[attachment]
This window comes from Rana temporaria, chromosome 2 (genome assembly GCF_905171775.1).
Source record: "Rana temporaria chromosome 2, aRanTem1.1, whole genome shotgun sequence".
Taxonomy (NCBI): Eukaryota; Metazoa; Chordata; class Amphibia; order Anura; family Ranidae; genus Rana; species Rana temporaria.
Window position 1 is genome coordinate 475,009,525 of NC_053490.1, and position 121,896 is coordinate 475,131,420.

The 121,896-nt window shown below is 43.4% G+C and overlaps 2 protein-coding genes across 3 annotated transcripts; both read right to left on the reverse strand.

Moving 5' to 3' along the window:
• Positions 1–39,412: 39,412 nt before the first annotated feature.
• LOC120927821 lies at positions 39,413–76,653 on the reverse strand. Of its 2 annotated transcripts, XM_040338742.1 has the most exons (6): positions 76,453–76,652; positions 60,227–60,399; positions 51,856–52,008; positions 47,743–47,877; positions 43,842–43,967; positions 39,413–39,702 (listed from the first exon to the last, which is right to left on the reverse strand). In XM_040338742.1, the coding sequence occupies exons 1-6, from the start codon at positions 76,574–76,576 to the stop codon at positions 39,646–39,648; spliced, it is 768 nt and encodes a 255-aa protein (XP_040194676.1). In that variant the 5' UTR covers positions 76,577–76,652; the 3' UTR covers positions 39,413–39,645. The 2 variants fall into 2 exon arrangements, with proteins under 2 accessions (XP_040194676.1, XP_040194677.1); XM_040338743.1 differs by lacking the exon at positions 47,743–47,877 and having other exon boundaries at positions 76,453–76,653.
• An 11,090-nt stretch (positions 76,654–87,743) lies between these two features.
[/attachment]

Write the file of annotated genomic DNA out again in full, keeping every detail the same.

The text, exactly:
This window comes from Rana temporaria, chromosome 2 (genome assembly GCF_905171775.1).
Source record: "Rana temporaria chromosome 2, aRanTem1.1, whole genome shotgun sequence".
Taxonomy (NCBI): Eukaryota; Metazoa; Chordata; class Amphibia; order Anura; family Ranidae; genus Rana; species Rana temporaria.
Window position 1 is genome coordinate 475,009,525 of NC_053490.1, and position 121,896 is coordinate 475,131,420.

The 121,896-nt window shown below is 43.4% G+C and overlaps 2 protein-coding genes across 3 annotated transcripts; both read right to left on the reverse strand.

Moving 5' to 3' along the window:
• Positions 1–39,412: 39,412 nt before the first annotated feature.
• LOC120927821 lies at positions 39,413–76,653 on the reverse strand. Of its 2 annotated transcripts, XM_040338742.1 has the most exons (6): positions 76,453–76,652; positions 60,227–60,399; positions 51,856–52,008; positions 47,743–47,877; positions 43,842–43,967; positions 39,413–39,702 (listed from the first exon to the last, which is right to left on the reverse strand). In XM_040338742.1, the coding sequence occupies exons 1-6, from the start codon at positions 76,574–76,576 to the stop codon at positions 39,646–39,648; spliced, it is 768 nt and encodes a 255-aa protein (XP_040194676.1). In that variant the 5' UTR covers positions 76,577–76,652; the 3' UTR covers positions 39,413–39,645. The 2 variants fall into 2 exon arrangements, with proteins under 2 accessions (XP_040194676.1, XP_040194677.1); XM_040338743.1 differs by lacking the exon at positions 47,743–47,877 and having other exon boundaries at positions 76,453–76,653.
• An 11,090-nt stretch (positions 76,654–87,743) lies between these two features.